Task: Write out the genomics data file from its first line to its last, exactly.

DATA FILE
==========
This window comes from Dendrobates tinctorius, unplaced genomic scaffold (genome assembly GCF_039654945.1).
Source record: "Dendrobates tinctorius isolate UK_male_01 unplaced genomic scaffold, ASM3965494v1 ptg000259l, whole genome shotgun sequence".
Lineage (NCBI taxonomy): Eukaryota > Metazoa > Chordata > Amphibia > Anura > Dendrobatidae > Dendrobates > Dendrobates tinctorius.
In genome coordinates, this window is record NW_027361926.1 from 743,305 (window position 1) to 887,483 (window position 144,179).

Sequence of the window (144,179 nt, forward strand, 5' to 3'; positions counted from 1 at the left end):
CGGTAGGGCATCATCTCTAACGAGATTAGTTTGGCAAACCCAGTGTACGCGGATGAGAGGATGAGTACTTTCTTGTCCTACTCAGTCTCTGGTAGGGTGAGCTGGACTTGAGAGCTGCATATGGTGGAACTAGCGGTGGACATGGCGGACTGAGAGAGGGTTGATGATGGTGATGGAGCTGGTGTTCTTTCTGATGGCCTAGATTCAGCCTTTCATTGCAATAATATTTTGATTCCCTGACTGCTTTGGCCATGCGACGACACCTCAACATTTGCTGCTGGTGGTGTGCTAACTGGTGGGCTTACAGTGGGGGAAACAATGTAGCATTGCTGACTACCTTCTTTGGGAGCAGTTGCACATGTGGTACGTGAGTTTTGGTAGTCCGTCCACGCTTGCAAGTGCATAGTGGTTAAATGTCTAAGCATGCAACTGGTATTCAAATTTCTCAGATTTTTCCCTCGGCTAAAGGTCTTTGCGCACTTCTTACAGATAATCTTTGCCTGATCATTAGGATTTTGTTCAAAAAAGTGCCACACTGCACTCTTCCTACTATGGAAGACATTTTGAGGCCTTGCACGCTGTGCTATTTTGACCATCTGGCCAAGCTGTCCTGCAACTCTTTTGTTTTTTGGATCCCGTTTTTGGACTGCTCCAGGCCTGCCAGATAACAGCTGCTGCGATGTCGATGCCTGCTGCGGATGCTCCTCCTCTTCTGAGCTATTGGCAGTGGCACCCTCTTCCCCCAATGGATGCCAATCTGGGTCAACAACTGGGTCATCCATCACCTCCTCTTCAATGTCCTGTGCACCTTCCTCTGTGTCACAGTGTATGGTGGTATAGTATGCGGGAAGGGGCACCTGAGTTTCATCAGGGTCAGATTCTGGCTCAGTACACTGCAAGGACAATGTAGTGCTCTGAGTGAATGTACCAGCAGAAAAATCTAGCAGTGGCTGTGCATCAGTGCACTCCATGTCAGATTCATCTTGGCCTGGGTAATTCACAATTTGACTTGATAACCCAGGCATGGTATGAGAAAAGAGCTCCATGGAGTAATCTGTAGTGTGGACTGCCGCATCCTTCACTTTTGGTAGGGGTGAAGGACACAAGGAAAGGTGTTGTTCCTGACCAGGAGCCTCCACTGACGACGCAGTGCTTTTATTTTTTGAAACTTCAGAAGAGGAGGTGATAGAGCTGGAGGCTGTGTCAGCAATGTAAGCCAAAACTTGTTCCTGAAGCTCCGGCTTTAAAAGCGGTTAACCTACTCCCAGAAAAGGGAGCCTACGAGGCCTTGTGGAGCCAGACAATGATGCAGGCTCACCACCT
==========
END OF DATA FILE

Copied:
This window comes from Dendrobates tinctorius, unplaced genomic scaffold (genome assembly GCF_039654945.1).
Source record: "Dendrobates tinctorius isolate UK_male_01 unplaced genomic scaffold, ASM3965494v1 ptg000259l, whole genome shotgun sequence".
Lineage (NCBI taxonomy): Eukaryota > Metazoa > Chordata > Amphibia > Anura > Dendrobatidae > Dendrobates > Dendrobates tinctorius.
In genome coordinates, this window is record NW_027361926.1 from 743,305 (window position 1) to 887,483 (window position 144,179).

Sequence of the window (144,179 nt, forward strand, 5' to 3'; positions counted from 1 at the left end):
CGGTAGGGCATCATCTCTAACGAGATTAGTTTGGCAAACCCAGTGTACGCGGATGAGAGGATGAGTACTTTCTTGTCCTACTCAGTCTCTGGTAGGGTGAGCTGGACTTGAGAGCTGCATATGGTGGAACTAGCGGTGGACATGGCGGACTGAGAGAGGGTTGATGATGGTGATGGAGCTGGTGTTCTTTCTGATGGCCTAGATTCAGCCTTTCATTGCAATAATATTTTGATTCCCTGACTGCTTTGGCCATGCGACGACACCTCAACATTTGCTGCTGGTGGTGTGCTAACTGGTGGGCTTACAGTGGGGGAAACAATGTAGCATTGCTGACTACCTTCTTTGGGAGCAGTTGCACATGTGGTACGTGAGTTTTGGTAGTCCGTCCACGCTTGCAAGTGCATAGTGGTTAAATGTCTAAGCATGCAACTGGTATTCAAATTTCTCAGATTTTTCCCTCGGCTAAAGGTCTTTGCGCACTTCTTACAGATAATCTTTGCCTGATCATTAGGATTTTGTTCAAAAAAGTGCCACACTGCACTCTTCCTACTATGGAAGACATTTTGAGGCCTTGCACGCTGTGCTATTTTGACCATCTGGCCAAGCTGTCCTGCAACTCTTTTGTTTTTTGGATCCCGTTTTTGGACTGCTCCAGGCCTGCCAGATAACAGCTGCTGCGATGTCGATGCCTGCTGCGGATGCTCCTCCTCTTCTGAGCTATTGGCAGTGGCACCCTCTTCCCCCAATGGATGCCAATCTGGGTCAACAACTGGGTCATCCATCACCTCCTCTTCAATGTCCTGTGCACCTTCCTCTGTGTCACAGTGTATGGTGGTATAGTATGCGGGAAGGGGCACCTGAGTTTCATCAGGGTCAGATTCTGGCTCAGTACACTGCAAGGACAATGTAGTGCTCTGAGTGAATGTACCAGCAGAAAAATCTAGCAGTGGCTGTGCATCAGTGCACTCCATGTCAGATTCATCTTGGCCTGGGTAATTCACAATTTGACTTGATAACCCAGGCATGGTATGAGAAAAGAGCTCCATGGAGTAATCTGTAGTGTGGACTGCCGCATCCTTCACTTTTGGTAGGGGTGAAGGACACAAGGAAAGGTGTTGTTCCTGACCAGGAGCCTCCACTGACGACGCAGTGCTTTTATTTTTTGAAACTTCAGAAGAGGAGGTGATAGAGCTGGAGGCTGTGTCAGCAATGTAAGCCAAAACTTGTTCCTGAAGCTCCGGCTTTAAAAGCGGTTAACCTACTCCCAGAAAAGGGAGCCTACGAGGCCTTGTGGAGCCAGACAATGATGCAGGCTCACCACCT